The University of Liverpool, as part of an international collaboration, has been awarded £20 million to monitor the North Atlantic ocean currents that shape Britain’s climate.
The `Overturning in the Subpolar North Atlantic Programme’ (OSNAP ), a five year project involving scientists from seven countries, will set up an array of moored instruments and use autonomous gliders across the North Atlantic, along a line running from Scotland to Canada via Greenland, to record ocean temperatures, salinity and the strength of currents in an area called the North Atlantic Subpolar Gyre.
Ocean conveyor belt
The team is interested in this region because the currents here, which are part of the so-called ocean conveyor belt, are known to be important for the Earth’s climate.
The conveyor belt is a system of ocean currents, which move heat around the world’s oceans. In the Atlantic Ocean, warm upper-ocean water travels north, to the high northern latitudes, where it loses heat to the atmosphere.
It is this process that keeps the UK weather relatively mild in winter compared to other countries at similar latitudes. This water cools then sinks and returns southwards at great depth.
Professor Ric Williams, from the School of Environmental Sciences, said, “Despite its name, the image of a conveyor belt is misleading, because the process isn’t smooth and continuous. Instead, the belt can stretch, rumple, fray or even stall. This means the strength of currents in the global conveyor belt can vary significantly.
“As these currents are strongly linked to our climate, the aim of the OSNAP array is to understand the connection between these variations and changes in ocean heat storage.”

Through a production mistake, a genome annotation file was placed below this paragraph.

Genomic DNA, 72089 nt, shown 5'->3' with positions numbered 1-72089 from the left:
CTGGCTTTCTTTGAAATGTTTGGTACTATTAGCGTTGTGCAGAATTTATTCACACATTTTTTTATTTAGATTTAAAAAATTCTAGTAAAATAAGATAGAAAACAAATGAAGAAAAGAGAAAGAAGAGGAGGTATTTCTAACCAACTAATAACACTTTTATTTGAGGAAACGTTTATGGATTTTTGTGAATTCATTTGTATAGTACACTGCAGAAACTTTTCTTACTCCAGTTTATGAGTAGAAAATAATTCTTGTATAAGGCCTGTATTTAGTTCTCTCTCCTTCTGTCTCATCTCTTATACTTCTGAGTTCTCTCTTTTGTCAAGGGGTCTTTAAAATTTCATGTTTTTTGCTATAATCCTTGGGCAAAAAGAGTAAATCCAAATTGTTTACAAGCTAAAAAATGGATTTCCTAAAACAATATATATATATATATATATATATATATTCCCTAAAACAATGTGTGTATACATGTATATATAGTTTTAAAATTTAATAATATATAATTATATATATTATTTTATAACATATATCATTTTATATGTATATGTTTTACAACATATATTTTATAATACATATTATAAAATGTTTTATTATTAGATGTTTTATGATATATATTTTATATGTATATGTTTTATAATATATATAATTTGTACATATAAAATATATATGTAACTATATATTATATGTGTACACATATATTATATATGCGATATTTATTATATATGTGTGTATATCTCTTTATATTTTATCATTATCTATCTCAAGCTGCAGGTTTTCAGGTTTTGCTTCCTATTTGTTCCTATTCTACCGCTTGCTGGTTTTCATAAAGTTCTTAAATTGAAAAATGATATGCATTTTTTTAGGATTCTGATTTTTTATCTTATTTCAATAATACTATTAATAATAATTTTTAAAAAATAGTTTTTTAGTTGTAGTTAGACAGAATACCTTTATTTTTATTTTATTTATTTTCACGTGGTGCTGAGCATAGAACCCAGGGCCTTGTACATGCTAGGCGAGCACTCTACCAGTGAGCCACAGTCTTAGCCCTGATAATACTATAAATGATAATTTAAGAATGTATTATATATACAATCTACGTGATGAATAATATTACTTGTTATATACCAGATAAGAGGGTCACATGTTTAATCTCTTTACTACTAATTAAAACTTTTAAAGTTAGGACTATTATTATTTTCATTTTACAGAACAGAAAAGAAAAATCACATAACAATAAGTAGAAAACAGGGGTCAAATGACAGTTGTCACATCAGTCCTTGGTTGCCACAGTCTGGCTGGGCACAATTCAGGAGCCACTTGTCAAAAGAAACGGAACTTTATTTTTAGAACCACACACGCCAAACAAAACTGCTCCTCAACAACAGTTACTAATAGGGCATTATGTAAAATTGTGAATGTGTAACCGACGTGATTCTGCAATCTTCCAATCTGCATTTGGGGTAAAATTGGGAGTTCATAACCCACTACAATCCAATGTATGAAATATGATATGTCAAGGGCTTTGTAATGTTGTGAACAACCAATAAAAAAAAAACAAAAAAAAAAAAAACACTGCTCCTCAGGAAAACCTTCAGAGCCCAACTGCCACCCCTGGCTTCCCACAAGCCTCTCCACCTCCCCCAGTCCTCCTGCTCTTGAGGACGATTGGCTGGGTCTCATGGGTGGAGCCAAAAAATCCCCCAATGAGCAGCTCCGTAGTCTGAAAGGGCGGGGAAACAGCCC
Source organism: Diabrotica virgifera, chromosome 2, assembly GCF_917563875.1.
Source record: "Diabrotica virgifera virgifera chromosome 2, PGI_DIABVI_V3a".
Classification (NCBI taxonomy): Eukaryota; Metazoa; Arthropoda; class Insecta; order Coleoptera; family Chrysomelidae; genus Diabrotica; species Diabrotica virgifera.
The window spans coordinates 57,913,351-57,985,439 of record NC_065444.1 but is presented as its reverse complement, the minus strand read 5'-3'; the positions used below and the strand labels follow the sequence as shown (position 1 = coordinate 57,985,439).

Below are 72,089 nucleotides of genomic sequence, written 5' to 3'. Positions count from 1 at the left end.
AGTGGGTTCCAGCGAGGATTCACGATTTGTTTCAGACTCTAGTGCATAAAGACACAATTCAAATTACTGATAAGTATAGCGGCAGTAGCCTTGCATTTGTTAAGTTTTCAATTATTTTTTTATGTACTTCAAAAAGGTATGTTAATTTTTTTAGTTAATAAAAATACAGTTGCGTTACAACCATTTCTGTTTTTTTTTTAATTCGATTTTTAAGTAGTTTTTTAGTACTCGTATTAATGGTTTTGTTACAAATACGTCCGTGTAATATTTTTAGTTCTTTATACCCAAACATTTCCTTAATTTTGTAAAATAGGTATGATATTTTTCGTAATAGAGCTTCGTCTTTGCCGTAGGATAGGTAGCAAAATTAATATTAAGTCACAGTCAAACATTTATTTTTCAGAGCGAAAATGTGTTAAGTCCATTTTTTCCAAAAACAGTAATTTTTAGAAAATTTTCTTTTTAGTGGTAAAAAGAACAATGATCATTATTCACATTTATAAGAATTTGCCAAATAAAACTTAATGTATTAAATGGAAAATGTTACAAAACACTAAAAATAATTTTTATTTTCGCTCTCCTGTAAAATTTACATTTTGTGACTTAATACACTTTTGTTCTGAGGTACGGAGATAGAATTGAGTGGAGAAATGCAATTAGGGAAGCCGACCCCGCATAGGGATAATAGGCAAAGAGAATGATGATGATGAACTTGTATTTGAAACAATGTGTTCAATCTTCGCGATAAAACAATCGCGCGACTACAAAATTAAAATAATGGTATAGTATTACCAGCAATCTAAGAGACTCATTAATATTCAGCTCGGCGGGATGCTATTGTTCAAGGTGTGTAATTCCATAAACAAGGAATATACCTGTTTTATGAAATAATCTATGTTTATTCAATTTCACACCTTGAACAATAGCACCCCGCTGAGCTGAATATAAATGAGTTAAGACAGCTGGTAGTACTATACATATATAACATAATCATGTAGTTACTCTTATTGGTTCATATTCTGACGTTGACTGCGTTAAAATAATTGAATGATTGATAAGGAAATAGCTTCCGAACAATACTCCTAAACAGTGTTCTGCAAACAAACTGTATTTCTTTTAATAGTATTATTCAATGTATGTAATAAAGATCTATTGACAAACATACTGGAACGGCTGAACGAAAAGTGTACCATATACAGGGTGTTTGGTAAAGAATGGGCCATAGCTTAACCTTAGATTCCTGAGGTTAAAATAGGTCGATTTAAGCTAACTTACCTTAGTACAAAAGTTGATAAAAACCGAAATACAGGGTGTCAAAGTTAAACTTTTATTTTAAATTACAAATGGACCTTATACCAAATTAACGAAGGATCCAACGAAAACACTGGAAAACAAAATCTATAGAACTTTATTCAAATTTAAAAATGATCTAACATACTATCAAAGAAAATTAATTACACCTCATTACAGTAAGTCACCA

Funding for OSNAP has come from the Natural and Environmental Research Council (NERC), the US National Science Foundation (NSF) and the National Oceanic and Atmospheric Administration (NOAA).
Professor Williams added: “OSNAP is an exciting international scientific collaboration that will tackle critical gaps in our knowledge of how the high latitude oceans drive changes in the Atlantic Meridonal Overturning Circulation.
“The aim of monitoring the north Atlantic Subpolar Gyre will be to improve our understanding of how the ocean conveyor determine how heat is stored and released in the ocean, ultimately affecting our long-term climate and weather forecasts.”
Revolutionising climate research
Science Minister, David Willetts, who announced the project, said: “It is fitting that a project to better understand what affects the global climate, given the British fascination with weather conditions, has UK involvement.’
“Not only will this funding improve our understanding of the planet’s climate through innovative research, it will highlight the importance of one of the eight great technologies – autonomous and robotic equipment. The autonomous gliders being used for this project are helping to revolutionise climate research and are contributing to world class science.”
Dr Sheldon Bacon, from NERC’s National Oceanography Centre (NOC), said: “In the high latitudes of the North Atlantic, and the Arctic Ocean that it connects to, the ocean can efficiently imprint its memory on the atmosphere by releasing the huge amounts of heat stored in it. With average global temperatures currently rising by 0.75°C every hundred years, we need to be able to forecast how the climate might change before our descendants face the consequences.”